Choosing my words

Published November 1, 2014 by Lynda Christine Rodriguez

I have a recurring dream where my teeth fall out. Sometimes it’s just one or two teeth. Sometimes it’s whole sections. I have had this dream so many times that I actually researched how to save the teeth for surgical reattachment. (It’s storing the tooth in cold milk. If the root is mostly intact, it can be reinstalled with minimal fuss.)  Now this dream features me searching for a glass of cold milk.

I have heard that this dream means that I regret something I said or something I ate.

This says a lot about me.

I love words. I love reading and writing and I love wrapping myself in the comfort of a well-turned phrase.

My life being what it is these days, in which I am barely managing to feed myself. (In fact, if it wasn’t for my Amanda Friend and AOG, I would be eating cereal while sitting on the floor in my underwear, or eating tuna out of the can while leaning over the sink.)  I don’t have the time to write anything more thought provoking than a carefully worded email whilst choking on my own rage at the condition someone left the auditorium. (That was very challenging.)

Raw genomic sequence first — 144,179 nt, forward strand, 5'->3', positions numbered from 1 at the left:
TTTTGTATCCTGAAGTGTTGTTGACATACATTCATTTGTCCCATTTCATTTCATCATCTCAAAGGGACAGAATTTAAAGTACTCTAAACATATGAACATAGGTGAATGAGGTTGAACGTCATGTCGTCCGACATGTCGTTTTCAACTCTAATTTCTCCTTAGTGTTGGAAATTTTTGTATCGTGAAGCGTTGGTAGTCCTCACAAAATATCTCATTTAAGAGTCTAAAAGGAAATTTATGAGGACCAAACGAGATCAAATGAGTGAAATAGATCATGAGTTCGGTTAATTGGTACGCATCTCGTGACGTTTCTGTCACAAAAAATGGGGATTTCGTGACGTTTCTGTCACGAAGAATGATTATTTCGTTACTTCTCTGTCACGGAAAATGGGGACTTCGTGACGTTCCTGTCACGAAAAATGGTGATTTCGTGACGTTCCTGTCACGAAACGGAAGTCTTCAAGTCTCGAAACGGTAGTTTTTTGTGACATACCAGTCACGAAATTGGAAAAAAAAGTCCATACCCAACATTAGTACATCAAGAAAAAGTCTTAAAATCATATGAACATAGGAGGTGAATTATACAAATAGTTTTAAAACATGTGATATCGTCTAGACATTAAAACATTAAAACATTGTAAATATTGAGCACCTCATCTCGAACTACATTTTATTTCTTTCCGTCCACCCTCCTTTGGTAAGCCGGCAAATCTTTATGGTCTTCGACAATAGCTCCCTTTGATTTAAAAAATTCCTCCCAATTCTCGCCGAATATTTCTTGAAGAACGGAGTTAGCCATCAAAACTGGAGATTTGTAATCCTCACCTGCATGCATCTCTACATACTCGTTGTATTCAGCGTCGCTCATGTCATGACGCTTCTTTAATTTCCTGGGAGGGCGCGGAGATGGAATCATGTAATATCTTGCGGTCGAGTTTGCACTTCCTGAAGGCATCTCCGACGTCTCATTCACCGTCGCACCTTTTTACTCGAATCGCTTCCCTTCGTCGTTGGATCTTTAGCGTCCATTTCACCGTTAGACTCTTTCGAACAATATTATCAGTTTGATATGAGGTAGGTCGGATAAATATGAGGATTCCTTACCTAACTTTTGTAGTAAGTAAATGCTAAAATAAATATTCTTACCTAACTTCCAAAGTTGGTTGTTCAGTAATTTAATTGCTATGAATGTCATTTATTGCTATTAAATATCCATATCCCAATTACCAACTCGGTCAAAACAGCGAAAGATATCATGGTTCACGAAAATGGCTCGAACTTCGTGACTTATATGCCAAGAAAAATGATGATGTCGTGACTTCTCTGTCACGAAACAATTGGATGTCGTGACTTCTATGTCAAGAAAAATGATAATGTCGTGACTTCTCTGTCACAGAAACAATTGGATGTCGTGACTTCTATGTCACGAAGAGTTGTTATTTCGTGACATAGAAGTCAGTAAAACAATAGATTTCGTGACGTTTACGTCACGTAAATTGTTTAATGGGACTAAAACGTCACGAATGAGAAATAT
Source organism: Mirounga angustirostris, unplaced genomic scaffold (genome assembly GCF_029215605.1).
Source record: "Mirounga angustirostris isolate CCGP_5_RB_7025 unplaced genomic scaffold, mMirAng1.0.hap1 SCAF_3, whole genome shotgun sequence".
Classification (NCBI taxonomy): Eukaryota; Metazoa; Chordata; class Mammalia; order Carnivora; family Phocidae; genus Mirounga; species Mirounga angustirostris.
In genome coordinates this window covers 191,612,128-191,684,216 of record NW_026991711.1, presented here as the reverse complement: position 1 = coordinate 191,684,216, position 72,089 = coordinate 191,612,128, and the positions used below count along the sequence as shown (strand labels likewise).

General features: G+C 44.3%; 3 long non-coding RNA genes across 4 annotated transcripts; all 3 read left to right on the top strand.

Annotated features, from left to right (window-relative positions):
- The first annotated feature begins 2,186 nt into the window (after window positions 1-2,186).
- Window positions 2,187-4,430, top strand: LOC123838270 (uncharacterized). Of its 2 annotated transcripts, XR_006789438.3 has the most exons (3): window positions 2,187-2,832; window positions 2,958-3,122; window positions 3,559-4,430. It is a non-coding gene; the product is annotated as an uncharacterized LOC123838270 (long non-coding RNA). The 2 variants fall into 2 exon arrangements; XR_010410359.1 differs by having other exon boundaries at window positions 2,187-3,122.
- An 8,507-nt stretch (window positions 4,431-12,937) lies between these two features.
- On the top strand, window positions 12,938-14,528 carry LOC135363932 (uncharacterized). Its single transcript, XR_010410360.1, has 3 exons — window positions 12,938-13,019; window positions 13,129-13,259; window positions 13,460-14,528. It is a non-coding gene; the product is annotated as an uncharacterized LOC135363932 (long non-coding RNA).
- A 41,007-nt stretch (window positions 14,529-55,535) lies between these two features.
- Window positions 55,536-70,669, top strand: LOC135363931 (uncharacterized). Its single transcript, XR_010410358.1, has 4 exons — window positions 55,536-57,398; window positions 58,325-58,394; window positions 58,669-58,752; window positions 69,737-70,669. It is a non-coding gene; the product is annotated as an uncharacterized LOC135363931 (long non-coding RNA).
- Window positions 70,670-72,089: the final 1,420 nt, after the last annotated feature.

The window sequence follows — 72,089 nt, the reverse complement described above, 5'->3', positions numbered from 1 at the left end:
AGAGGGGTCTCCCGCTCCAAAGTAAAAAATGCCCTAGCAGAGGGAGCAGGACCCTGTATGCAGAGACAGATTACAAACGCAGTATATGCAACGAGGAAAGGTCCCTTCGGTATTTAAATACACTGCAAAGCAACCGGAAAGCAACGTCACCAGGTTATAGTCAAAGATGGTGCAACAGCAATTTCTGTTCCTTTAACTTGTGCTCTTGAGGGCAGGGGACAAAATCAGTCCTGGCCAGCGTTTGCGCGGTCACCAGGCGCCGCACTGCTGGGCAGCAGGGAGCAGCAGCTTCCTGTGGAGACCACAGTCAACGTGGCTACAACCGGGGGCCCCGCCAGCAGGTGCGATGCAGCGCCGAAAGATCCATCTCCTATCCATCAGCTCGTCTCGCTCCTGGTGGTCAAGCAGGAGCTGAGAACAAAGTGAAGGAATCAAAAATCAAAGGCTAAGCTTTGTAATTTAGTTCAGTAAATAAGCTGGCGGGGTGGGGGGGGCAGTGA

I have had several moments of reflection in regards to my career/calling/ caterwauling. (The rhyme and alliteration is intentional)  I continue to be both challenged and entertained by my students. (Sometimes at the same time.)

A lot of my struggle and strife comes from word choice. Twice in the last three weeks I have had girls come to me in tears because a boy said something that made them feel ugly and uncomfortable. I dealt with both situations by telling the girls that a) they were brave for telling someone; b) boys are turkeys and they don’t stop; c) don’t ever let a turkey tell you what you’re worth. and  c) telling the boy(s) that their behavior was bullying and that I will not tolerate it in my classroom.

The whole situation reminds me of a grudge a have carried for  three decades.

When I was 12 years old, a boy made me feel worthless because he said I was fat and ugly.

He is now the size of a small dinosaur and his children all have their mother’s unfortunately pug nose.

Sometimes I wish more people worried about words as much as I do.

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